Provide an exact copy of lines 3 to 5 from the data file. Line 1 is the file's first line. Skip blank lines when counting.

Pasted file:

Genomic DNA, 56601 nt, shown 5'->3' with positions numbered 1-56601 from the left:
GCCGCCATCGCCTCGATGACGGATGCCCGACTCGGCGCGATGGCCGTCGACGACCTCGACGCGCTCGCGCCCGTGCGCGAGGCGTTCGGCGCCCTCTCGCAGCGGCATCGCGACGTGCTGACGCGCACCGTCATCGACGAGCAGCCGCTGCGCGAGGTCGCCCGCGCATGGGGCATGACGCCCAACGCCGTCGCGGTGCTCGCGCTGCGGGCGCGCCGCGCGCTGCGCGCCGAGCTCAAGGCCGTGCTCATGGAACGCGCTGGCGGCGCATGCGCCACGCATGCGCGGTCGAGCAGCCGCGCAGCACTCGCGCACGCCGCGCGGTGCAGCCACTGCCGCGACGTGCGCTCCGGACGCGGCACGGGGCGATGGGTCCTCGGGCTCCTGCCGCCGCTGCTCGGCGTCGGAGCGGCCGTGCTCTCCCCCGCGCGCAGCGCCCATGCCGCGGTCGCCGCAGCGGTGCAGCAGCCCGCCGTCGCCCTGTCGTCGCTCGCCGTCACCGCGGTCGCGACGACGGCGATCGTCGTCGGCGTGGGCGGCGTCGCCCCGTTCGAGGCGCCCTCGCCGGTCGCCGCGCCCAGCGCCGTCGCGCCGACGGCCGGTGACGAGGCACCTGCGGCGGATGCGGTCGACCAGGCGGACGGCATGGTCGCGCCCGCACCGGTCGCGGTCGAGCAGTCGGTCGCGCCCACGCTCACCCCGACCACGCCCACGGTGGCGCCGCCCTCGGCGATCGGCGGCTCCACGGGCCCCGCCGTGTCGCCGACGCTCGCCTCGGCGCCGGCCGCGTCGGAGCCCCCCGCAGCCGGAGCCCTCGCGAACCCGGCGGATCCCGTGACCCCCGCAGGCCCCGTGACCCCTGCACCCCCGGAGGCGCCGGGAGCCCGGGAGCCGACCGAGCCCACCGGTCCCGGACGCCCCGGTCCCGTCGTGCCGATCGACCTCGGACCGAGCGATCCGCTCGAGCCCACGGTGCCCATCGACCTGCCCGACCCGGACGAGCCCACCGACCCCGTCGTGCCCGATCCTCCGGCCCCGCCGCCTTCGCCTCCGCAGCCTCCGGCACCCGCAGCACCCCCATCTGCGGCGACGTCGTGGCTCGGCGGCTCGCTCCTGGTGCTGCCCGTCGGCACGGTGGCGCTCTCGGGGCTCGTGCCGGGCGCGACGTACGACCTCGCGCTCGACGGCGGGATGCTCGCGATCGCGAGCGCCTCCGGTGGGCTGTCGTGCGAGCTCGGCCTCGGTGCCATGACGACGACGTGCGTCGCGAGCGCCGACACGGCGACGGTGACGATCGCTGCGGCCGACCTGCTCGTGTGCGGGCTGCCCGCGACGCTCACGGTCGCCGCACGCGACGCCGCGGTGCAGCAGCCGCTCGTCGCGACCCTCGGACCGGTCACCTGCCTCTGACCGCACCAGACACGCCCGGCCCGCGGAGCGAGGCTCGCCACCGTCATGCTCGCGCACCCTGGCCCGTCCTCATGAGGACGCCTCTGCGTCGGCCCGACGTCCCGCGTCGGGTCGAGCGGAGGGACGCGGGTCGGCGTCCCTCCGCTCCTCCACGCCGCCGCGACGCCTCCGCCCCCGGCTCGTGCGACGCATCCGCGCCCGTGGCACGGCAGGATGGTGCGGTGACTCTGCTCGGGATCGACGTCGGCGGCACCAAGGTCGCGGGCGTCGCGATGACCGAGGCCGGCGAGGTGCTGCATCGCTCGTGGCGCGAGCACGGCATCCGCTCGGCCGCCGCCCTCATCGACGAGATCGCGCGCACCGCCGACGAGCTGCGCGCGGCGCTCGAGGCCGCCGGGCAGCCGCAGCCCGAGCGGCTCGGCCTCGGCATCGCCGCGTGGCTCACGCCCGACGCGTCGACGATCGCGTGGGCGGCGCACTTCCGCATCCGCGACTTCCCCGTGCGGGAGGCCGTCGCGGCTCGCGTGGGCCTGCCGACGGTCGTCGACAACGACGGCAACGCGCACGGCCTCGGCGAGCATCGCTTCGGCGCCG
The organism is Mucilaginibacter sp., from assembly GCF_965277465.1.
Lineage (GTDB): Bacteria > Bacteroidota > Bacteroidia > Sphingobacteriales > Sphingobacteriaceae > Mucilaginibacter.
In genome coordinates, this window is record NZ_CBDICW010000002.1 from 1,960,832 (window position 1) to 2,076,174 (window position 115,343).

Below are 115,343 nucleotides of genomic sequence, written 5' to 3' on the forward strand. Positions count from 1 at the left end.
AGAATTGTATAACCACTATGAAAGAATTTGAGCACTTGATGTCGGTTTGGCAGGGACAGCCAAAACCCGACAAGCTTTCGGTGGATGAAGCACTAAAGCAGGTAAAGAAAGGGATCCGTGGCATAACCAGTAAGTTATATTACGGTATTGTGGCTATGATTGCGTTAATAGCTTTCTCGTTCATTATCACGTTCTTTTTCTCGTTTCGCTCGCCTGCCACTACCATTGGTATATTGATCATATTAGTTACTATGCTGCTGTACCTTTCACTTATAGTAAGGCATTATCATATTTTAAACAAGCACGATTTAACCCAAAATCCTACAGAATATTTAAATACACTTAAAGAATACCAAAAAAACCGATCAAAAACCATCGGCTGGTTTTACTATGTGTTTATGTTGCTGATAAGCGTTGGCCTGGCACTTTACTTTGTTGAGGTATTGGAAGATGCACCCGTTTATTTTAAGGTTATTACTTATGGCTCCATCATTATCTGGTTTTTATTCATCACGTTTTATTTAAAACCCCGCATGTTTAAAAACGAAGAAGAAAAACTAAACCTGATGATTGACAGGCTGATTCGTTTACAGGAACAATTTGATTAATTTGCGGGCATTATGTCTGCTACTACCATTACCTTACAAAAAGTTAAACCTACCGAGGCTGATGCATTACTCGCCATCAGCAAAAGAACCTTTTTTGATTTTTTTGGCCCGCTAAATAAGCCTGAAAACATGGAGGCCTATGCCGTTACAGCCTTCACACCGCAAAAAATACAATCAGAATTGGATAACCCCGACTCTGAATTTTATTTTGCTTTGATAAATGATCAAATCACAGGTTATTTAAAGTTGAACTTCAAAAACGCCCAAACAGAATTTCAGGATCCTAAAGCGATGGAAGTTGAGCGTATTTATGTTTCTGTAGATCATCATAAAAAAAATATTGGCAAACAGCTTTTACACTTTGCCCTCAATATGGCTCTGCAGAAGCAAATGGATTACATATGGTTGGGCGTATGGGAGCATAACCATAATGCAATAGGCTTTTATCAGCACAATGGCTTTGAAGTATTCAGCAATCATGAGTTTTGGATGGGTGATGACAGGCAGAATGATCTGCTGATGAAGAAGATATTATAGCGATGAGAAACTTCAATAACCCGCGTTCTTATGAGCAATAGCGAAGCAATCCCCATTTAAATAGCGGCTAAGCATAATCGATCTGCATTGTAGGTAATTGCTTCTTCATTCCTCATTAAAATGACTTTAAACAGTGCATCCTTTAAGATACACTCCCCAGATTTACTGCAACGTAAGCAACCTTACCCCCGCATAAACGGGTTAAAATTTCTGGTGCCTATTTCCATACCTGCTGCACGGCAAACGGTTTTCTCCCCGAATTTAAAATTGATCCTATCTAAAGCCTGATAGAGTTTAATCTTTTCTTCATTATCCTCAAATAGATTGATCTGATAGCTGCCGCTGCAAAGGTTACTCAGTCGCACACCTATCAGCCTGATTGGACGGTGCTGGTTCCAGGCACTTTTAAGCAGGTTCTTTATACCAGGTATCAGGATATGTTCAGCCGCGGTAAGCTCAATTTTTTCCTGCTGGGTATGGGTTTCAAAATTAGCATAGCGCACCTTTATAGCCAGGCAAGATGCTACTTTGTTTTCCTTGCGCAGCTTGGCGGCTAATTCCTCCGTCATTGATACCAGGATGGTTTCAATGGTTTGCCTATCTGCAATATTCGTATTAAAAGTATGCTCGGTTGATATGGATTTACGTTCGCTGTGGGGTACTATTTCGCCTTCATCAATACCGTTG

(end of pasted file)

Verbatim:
The organism is Mucilaginibacter sp., from assembly GCF_965277465.1.
Lineage (GTDB): Bacteria > Bacteroidota > Bacteroidia > Sphingobacteriales > Sphingobacteriaceae > Mucilaginibacter.
In genome coordinates, this window is record NZ_CBDICW010000002.1 from 1,960,832 (window position 1) to 2,076,174 (window position 115,343).